Article 25 (1) states that "Subject to public order, morality and health and to the other provisions of this Part, all persons are equally entitled to freedom of conscience and the right freely to profess, practice and propagate religion".

Thus, the right is not absolute and is subject to public order, morality, and health. In any event, all citizens of the Country are entitled to a healthy and safe environment and surroundings. The fundamental rights of a citizen cannot be extended to encroach upon the rights of others. Therefore, the safeguards imposed by our constitution are emphatic. Religious beliefs do not deserve absolute protection under our constitution and rightly so.

The Bombay High Court in a landmark case observed that 'right is not an absolute or unlimited right. In the first place, it is subject to public order, morality and health. In the second place, it is subject to other provisions of Part III'.

The interplay between Article 21 and 25 come into play when such restrictions as stated in Article 25 of the Constitution are imposed. The Supreme Court, in State of Punjab v. M.S. Chawla(1997) 2 SCC 83, has interpreted Article 21 in a broad manner, stating that "right to health is integral to the right to life. The government has a constitutional obligation to provide health facilities." Thus, the State is under an obligation under Article 21 of the Constitution to take the bull by its horn in case of public health emergency such as the present pandemic to protect the lives of its people.

The Apex Court has evolved a definite formula to solve such conflicts. In all such situations, the Apex court has maintained a rock-solid stance of balancing of the fundamental rights which is truly in sync with the interpretation of fundamental rights clashes in other jurisdictions. Balancing of the fundamental rights aims to ensure that the "paramount collective interest" that is the larger public interest is ensured. A three-step formula has been laid in this regard, where firstly; the facts and the circumstances of both such violations are considered. Secondly, the competing interests are measured and thirdly a balance is sought to creatively interpret the violations by ensuring that none of them is completely made extinct.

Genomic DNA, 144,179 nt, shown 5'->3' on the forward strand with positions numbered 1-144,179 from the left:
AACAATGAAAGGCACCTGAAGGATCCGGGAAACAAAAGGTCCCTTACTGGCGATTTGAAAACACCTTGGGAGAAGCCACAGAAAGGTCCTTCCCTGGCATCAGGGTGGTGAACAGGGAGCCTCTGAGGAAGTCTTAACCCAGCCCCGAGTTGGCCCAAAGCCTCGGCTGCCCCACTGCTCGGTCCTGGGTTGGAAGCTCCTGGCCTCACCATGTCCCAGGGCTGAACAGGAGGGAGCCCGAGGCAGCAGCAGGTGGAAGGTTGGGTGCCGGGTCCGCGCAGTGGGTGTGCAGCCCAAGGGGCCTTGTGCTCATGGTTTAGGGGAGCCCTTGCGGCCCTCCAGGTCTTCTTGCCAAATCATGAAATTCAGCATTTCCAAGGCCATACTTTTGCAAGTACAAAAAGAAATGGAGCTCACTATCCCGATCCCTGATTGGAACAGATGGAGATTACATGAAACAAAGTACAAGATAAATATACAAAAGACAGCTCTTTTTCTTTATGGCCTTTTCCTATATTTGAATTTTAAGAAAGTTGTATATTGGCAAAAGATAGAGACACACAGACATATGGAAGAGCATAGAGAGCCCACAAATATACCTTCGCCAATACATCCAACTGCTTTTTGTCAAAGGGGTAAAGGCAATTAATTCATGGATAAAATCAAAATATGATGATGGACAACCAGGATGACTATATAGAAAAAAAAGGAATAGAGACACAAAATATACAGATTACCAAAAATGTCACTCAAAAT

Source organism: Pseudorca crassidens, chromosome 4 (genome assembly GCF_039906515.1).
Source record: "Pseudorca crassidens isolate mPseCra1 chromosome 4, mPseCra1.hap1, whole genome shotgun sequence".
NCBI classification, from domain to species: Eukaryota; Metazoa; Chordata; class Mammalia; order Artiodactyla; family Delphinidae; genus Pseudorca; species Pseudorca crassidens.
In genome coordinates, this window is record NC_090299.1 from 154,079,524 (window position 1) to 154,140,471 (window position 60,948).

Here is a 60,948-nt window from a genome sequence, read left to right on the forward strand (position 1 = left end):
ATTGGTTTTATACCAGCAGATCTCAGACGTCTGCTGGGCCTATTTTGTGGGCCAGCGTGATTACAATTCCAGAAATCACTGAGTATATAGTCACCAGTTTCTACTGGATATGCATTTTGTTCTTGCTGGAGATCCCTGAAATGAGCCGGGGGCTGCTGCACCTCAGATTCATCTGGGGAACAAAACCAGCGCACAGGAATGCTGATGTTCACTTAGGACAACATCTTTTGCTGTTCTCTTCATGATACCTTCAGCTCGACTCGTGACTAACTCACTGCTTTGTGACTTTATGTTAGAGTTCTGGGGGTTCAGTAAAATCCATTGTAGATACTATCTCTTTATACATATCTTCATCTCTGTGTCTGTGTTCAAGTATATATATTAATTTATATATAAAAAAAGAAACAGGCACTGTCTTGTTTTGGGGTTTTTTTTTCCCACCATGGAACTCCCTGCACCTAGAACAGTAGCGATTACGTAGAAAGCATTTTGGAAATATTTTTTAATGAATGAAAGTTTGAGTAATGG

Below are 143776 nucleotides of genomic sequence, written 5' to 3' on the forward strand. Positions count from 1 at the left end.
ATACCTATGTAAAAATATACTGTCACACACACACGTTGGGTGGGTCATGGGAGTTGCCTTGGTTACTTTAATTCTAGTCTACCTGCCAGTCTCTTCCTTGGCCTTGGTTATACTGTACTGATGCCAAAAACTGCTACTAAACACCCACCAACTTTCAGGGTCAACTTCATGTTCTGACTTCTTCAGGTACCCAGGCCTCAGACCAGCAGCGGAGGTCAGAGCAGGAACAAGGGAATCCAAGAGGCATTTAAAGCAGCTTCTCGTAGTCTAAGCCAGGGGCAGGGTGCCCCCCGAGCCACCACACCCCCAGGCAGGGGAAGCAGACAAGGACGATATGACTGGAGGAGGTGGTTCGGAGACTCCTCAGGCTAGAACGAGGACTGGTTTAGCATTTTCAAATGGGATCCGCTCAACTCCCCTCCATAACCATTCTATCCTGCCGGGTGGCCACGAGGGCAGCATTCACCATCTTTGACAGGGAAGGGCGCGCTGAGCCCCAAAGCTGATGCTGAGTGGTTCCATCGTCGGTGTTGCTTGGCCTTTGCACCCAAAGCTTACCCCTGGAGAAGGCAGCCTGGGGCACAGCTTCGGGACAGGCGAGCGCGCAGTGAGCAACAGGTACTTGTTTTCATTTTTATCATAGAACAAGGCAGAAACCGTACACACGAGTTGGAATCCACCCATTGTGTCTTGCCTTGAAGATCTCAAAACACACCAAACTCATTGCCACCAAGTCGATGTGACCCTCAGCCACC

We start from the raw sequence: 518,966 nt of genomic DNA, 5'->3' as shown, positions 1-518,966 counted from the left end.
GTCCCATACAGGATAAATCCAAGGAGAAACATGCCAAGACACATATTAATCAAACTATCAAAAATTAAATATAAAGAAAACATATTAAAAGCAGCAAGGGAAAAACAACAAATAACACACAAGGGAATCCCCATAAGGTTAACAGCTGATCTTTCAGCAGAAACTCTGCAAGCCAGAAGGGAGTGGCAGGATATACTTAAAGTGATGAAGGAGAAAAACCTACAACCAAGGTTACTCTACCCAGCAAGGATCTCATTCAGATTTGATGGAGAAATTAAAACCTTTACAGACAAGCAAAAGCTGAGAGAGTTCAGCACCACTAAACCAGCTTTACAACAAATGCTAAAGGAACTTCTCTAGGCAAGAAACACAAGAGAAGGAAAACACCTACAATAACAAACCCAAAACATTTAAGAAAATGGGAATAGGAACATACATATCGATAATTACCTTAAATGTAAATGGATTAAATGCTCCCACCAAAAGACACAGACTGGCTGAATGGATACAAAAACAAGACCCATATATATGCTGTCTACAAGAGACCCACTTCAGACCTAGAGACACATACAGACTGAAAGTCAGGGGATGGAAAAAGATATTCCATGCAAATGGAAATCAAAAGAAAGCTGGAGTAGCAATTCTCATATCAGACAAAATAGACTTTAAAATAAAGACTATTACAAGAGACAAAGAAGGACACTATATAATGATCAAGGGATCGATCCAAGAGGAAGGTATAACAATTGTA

It will be interesting to see if any Court is called upon to answer these issues specifically in the backdrop of a pandemic in the future. For the time being, on 06.04.2020, Jamiat Ulama-i-Hind filed a writ petition before the Supreme Court seeking a direction to Centre to stop communalising the Tablighi Jamaat incident which is allegedly linked to the spread of COVID-19. Yet another petition has been filed before the Supreme Court seeking imposition of complete ban on all activities of Tablighi Jamaat and demolition of building of office of Tablighi Jamaat.

For the time being, we can only say that the rights under Article 25 are not absolute, and in any event, exercise of such rights has to be restricted to the extent that they do not violate the fundamental rights of other citizens.

Arjun Garg, Advocate & Partner at GSL Chambers and Rati Tandon is Advocate & Associate at GSL Chambers.

[The opinions expressed in this article are the personal opinions of the author. The facts and opinions appearing in the article do not reflect the views of LiveLaw and LiveLaw does not assume any responsibility or liability for the same]